From 1911-1915 Harrington was assistant curator at the University of Pennsylvania Museum. From 1916-1917 he conducted archeological surveys in Cuba and Arkansas, after which he spent a short time in the U.S. Army during the First World War. After his return in 1919 he started a series of archeological surveys in Tennessee, Arkansas, Missouri, Oklahoma, Nevada, and Texas. Harrington continued his work for Heye as an archaeologist, ethnologist, field collector, and curator, primarily along the Eastern Seaboard, in the South, Midwest, West, Cuba and Ecuador, from 1908 to 1928.
    Harrington was active in almost every region of the United States, as well as in Canada, Mexico, and the Caribbean and visited 43 distinct tribes in a twenty-year period. Harrington had the distinct and unique opportunity to actually live among these various tribes, studying their customs and history, and developing friendships with them thereby earning several nicknames such as Jiskogo (The Robin) from the Oneidas who adopted him into the Turtle Clan; Hosaiatuggeteh (He Who Carries a Snake) from the Senecas; Wahope (War Bundle) as the Osage knew him, from his interest in medicine objects; and Tonashi (The Badger) for his work in archaeology, by the Zuni.
    In 1928 Harrington moved to Southern California and began work at the Southwest Museum of the American Indian where he was employed as a Director of Research. By 1930 he was appointed curator, a position he held for 34 years until his retirement in 1964 as curator emeritus. While at the Southwest Museum, Harrington continued his field work, which was not confined to studying the cultures of present-day Native Americans, but encompassed prehistory as well. In Nevada, he excavated Lovelock Cave in 1929, Gypsum Cave in 1930, and recovered the Lost City site in 1930-1932, where Harrington and his crew excavated 46 pit-houses and surface dwellings as well as numerous cists and granaries; and worked the great section of dry caves in Arkansas in 1925. All of these are landmarks of early archaeological investigation (Simpson, 1965). During this period Harrington also researched Early Man with the explorations of desert sites at Pinto Basin, Little Lake, Tule Spring, Borax Lake and the Calico Mountain areas in California, from which remains were recovered dating to as early as 8,000-10,000 B.C. Harrington also worked with the Works Progress Administration on several projects during his tenure at the Southwest Museum, including archaeological expeditions between 1935 and 1938, and direction of the operations of the Federal Art Project at the Southwest Museum from 1936 to 1937.
    Harrington’s contributions to the fields of archaeology and ethnology were not limited to field work. He was also a prolific writer whose bibliography includes over 325 titles. His unpublished field notes were presented by Harrington to the Museum of the American Indian, Heye Foundation. A full listing of his published works is available in Marie Toma Harrington’s biography, On the Trail of Forgotten People: A Personal Account of the Life and Career of Mark Raymond Harrington.
    In 1904 Harrington married Alma Cocks, who died in 1914. Two years later he married Anna Alexander Johns. From this union came a son, M. R. Harrington’s only child, Dr. Johns Heye Harrington, whose middle name honored Harrington’s great friend Dr. Heye and whose first name was J. H. Harrington’s mother’s maiden name.
    Following the death of his wife Anna in on 1927 August 13, M.R. returned to Nevada for field exploration; and in the next year married Edna Parker Carpenter, also known as Endeka or Nandaka. Endeka was the sister of Dr. Arthur C. Parker, the Seneca scholar who was Director of the Rochester Museum of Arts and Sciences. Endeka died in 1948, and the next year Harrington married Marie Toma Walsh, with whom he lived in an adobe home of his own construction in Mission Hills, California, until his death in 1971. He was awarded an honorary Doctor of Humanities degree in 1956 by Occidental College.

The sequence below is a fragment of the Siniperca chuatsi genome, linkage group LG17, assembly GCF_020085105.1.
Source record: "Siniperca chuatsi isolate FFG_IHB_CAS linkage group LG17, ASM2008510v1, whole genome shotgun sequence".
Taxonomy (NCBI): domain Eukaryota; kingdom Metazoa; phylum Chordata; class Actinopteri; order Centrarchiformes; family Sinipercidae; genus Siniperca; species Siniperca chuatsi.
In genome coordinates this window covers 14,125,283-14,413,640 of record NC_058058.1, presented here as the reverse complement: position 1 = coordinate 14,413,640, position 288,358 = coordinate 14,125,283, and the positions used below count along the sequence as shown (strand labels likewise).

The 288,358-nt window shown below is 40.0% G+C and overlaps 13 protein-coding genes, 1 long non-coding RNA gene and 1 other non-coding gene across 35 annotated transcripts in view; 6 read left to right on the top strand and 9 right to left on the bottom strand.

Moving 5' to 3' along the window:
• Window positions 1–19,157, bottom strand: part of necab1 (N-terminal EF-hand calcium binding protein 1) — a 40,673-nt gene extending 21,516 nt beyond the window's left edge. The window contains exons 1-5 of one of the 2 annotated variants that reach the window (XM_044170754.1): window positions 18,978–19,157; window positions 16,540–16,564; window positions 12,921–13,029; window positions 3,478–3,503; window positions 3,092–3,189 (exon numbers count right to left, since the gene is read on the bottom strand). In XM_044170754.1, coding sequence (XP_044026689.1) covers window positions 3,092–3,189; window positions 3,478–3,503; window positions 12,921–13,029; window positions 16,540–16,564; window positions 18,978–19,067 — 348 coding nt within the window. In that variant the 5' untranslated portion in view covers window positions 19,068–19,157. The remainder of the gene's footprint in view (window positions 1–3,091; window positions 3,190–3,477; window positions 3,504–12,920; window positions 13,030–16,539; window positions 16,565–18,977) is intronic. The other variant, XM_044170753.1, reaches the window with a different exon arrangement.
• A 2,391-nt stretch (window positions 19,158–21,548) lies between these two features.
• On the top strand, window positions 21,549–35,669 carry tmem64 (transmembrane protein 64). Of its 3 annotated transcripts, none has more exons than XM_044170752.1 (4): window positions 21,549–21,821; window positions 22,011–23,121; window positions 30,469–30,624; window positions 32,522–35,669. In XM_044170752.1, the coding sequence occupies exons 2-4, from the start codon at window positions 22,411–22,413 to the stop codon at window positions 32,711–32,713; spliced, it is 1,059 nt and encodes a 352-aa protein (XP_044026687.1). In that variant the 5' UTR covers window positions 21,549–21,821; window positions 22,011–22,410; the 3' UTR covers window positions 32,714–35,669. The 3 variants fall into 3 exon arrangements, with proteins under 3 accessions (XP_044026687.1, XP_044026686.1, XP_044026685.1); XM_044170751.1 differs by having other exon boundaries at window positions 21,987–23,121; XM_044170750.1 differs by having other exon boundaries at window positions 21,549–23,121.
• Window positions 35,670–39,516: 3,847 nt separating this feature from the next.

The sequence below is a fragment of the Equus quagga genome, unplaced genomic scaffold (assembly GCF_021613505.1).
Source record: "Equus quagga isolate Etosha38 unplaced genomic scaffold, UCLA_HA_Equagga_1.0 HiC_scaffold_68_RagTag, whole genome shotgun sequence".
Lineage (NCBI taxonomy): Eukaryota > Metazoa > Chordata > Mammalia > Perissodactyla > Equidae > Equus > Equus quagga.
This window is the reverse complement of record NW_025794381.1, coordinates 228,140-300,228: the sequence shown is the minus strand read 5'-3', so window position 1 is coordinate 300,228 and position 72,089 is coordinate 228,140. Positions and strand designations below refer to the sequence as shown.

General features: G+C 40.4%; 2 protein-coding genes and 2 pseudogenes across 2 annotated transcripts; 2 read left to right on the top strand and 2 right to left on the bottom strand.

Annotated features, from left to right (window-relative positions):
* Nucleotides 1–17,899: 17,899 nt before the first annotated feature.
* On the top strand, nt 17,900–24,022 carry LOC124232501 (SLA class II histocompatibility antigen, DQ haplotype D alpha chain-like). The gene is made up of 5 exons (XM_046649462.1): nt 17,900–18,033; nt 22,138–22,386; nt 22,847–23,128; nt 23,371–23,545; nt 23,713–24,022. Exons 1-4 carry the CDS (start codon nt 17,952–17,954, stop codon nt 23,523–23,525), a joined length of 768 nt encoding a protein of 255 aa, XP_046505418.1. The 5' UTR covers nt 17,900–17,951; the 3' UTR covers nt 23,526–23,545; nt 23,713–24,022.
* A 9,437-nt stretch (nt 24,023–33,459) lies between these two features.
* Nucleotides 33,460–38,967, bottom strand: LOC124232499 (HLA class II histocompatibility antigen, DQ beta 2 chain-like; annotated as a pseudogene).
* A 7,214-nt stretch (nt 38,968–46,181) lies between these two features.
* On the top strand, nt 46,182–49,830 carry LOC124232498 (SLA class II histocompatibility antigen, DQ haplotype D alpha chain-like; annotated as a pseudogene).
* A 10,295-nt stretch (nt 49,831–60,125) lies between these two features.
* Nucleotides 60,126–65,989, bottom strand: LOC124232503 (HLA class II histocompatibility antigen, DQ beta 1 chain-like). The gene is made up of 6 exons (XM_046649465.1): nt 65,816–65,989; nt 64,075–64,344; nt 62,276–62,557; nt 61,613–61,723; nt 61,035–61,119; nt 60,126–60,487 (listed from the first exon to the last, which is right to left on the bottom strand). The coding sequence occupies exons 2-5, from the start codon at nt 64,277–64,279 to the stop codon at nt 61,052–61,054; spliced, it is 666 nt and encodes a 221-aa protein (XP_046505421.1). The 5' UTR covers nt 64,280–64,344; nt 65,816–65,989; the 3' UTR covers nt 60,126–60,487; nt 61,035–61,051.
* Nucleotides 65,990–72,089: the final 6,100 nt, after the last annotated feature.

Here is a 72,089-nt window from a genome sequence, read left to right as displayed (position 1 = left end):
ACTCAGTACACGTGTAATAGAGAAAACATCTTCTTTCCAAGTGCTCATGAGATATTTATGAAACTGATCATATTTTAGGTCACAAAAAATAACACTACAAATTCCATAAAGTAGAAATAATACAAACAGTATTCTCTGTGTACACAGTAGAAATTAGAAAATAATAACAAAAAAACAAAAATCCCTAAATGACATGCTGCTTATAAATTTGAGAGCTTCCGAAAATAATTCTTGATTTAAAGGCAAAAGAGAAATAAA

Since 1979 the Society for California Archaeology has awarded the The Mark Raymond Harrington Award in recognition of the contributions of individuals to site preservation and public archaeology.
    References:
    Dockstader, F. J. (1972). "Mark Raymond Harrington," Indian Notes, 8(1), 26-27.
    Hopkins A. D. & Evans, K. J. (1999). The first 100: Portraits of the men and women who shaped Las Vegas. Las Vegas, NV: Huntington Press.
    Gulbranson, K., & San Fernando Valley Historical Society. (1970). Mark R. Harrington. Mission Hills, California: Library Committee, San Fernando Valley Historical Society.
    Harrington, M. (1985). On the trail of forgotten people: A personal account of the life and career of Mark Raymond Harrington. Reno, Nevada: Great Basin Press.
    Simpson, R. D. E. (1965). "Mark Raymond Harrington: Father of Nevada archeology," Nevada Historical Society Quarterly, 8(3-4). 5-23.
    Smithsonian Institution. (2011). Mark Raymond Harrington photograph collection, 1899-1947. National Museum of the American Indian Archives Center, MRC-54. Retrieved from http://siris-archives.si.edu

    Use

    Copyright has not been assigned to the Autry National Center. All requests for permission to publish or quote from manuscripts must be submitted in writing to the Autry Archivist. Permission for publication is given on behalf of the Autry National Center as the custodian of the physical items and is not intended to include or imply permission of the copyright holder, which must also be obtained by the reader.

    Access

    Collection is open for research. Appointments to view materials are required. To make an appointment please visit http://theautry.org/research/research-rules-and-application or contact library staff at rroom@theautry.org. A folder level inventory is available from library staff.

    Subjects and Indexing Terms

    American Indian Chicago Conference (1961 : University of Chicago)
    Archaeological expeditions -- California
    Archaeological expeditions -- Nevada
    Articles
    Bibliography
    Borax Lake (Calif.)
    Clark County (Nev.)
    Clippings
    Correspondence
    Drawings
    Exposition of Indian Tribal Arts, Inc.
    Financial records
    Gypsum Cave (Nev.)
    Hoover Dam (Ariz. and Nev.)
    Illustrations
    Irvine Ranch (Calif.)
    Kiliwa Indians
    Lincoln County (Nev.)
    Little Lake (Calif.)
    Manuscripts
    Maps
    Moapa Valley (Nev.)
    National Speleological Society
    Overton (Nev.)
    Photographs
    Reviews
    San Fernando, Rey de España (Mission : San Fernando, Calif.)
    Santa Inés Mission (Solvang, Calif.)
    Santa Ynez (Calif.)
    Throwing-sticks
    Tule Springs (Nev.)
    United States. National Park Service
    Valley of Fire (Nev.)
    Zuni Indians